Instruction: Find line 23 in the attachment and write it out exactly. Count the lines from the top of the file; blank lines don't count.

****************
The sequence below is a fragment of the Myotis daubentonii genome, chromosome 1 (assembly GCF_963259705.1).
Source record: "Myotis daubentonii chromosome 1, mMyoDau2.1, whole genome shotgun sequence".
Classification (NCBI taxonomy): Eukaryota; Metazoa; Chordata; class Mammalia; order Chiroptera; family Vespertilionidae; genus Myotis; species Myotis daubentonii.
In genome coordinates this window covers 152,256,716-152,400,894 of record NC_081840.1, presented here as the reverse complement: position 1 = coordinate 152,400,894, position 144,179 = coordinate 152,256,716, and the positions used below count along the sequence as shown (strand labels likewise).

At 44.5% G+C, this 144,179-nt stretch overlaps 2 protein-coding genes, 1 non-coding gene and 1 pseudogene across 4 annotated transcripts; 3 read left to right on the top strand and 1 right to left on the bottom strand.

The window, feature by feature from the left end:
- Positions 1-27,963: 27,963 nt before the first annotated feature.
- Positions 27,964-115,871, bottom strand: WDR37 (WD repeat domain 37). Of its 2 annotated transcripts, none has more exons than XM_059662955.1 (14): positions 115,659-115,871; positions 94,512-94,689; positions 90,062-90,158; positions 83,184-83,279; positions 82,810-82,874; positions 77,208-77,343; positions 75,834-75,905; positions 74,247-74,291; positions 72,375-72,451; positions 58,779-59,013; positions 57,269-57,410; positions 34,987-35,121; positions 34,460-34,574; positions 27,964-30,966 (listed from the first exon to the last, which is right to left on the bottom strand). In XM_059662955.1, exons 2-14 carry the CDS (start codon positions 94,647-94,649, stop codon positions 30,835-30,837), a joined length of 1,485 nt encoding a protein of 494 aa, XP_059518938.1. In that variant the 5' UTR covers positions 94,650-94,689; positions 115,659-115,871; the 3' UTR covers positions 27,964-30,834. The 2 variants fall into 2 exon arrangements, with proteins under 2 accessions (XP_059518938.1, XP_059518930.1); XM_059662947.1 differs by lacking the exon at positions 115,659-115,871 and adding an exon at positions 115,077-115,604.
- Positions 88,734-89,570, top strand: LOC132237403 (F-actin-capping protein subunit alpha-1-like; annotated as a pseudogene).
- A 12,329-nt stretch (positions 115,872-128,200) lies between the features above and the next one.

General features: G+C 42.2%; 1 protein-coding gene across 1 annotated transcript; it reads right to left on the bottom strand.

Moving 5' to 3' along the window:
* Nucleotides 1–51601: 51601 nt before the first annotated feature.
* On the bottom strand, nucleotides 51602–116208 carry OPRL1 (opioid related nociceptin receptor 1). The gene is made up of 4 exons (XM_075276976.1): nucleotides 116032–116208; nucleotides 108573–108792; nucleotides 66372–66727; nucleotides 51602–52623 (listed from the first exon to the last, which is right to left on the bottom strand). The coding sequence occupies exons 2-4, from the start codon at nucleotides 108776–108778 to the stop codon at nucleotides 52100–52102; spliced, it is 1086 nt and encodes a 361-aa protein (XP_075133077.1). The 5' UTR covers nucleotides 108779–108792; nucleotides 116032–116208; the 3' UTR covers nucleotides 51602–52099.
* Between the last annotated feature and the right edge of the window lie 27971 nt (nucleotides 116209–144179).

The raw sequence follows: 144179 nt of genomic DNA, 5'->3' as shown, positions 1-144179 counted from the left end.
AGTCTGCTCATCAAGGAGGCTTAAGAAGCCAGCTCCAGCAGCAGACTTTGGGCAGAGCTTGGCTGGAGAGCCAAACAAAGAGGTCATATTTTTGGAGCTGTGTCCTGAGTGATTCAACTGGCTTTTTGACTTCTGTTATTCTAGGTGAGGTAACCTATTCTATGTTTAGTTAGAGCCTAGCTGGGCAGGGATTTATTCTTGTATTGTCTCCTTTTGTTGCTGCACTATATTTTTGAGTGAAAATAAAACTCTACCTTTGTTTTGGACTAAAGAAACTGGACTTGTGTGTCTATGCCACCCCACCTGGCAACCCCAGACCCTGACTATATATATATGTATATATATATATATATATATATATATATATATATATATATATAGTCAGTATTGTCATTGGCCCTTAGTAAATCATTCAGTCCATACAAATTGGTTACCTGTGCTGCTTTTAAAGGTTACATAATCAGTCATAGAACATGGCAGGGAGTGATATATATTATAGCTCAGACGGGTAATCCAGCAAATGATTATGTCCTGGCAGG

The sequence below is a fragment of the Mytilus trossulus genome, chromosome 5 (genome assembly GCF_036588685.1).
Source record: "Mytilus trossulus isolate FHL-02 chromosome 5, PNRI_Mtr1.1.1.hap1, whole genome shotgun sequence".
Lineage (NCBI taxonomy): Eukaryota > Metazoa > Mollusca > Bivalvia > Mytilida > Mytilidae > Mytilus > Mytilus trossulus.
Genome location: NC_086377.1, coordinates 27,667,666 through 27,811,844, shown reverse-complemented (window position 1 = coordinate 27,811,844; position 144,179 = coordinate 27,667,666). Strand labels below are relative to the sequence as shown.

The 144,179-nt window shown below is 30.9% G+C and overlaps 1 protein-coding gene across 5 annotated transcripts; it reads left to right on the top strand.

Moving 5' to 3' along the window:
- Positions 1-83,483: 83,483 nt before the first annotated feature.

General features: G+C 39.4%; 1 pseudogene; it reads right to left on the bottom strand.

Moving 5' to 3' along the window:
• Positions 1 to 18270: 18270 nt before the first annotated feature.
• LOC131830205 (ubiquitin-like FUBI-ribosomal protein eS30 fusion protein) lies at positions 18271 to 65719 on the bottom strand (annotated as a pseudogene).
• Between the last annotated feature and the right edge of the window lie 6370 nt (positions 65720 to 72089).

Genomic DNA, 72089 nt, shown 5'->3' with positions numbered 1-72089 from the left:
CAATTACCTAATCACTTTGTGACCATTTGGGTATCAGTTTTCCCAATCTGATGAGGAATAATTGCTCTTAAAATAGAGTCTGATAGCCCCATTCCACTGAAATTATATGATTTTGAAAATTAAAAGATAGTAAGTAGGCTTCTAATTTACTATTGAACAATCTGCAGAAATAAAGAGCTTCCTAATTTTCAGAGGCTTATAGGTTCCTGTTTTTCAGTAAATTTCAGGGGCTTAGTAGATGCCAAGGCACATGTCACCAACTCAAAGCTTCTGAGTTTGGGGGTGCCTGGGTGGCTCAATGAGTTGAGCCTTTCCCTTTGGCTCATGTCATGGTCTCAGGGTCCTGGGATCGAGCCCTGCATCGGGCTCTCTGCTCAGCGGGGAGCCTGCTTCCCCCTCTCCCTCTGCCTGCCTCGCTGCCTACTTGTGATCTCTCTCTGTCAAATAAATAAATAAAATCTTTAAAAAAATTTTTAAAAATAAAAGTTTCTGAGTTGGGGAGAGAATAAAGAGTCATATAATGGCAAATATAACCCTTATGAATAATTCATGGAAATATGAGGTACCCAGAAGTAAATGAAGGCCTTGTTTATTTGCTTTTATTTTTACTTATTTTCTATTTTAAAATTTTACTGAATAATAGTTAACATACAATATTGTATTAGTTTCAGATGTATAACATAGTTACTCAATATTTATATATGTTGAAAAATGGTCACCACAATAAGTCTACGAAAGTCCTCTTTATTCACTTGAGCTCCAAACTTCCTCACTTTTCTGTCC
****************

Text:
Moving 5' to 3' along the window: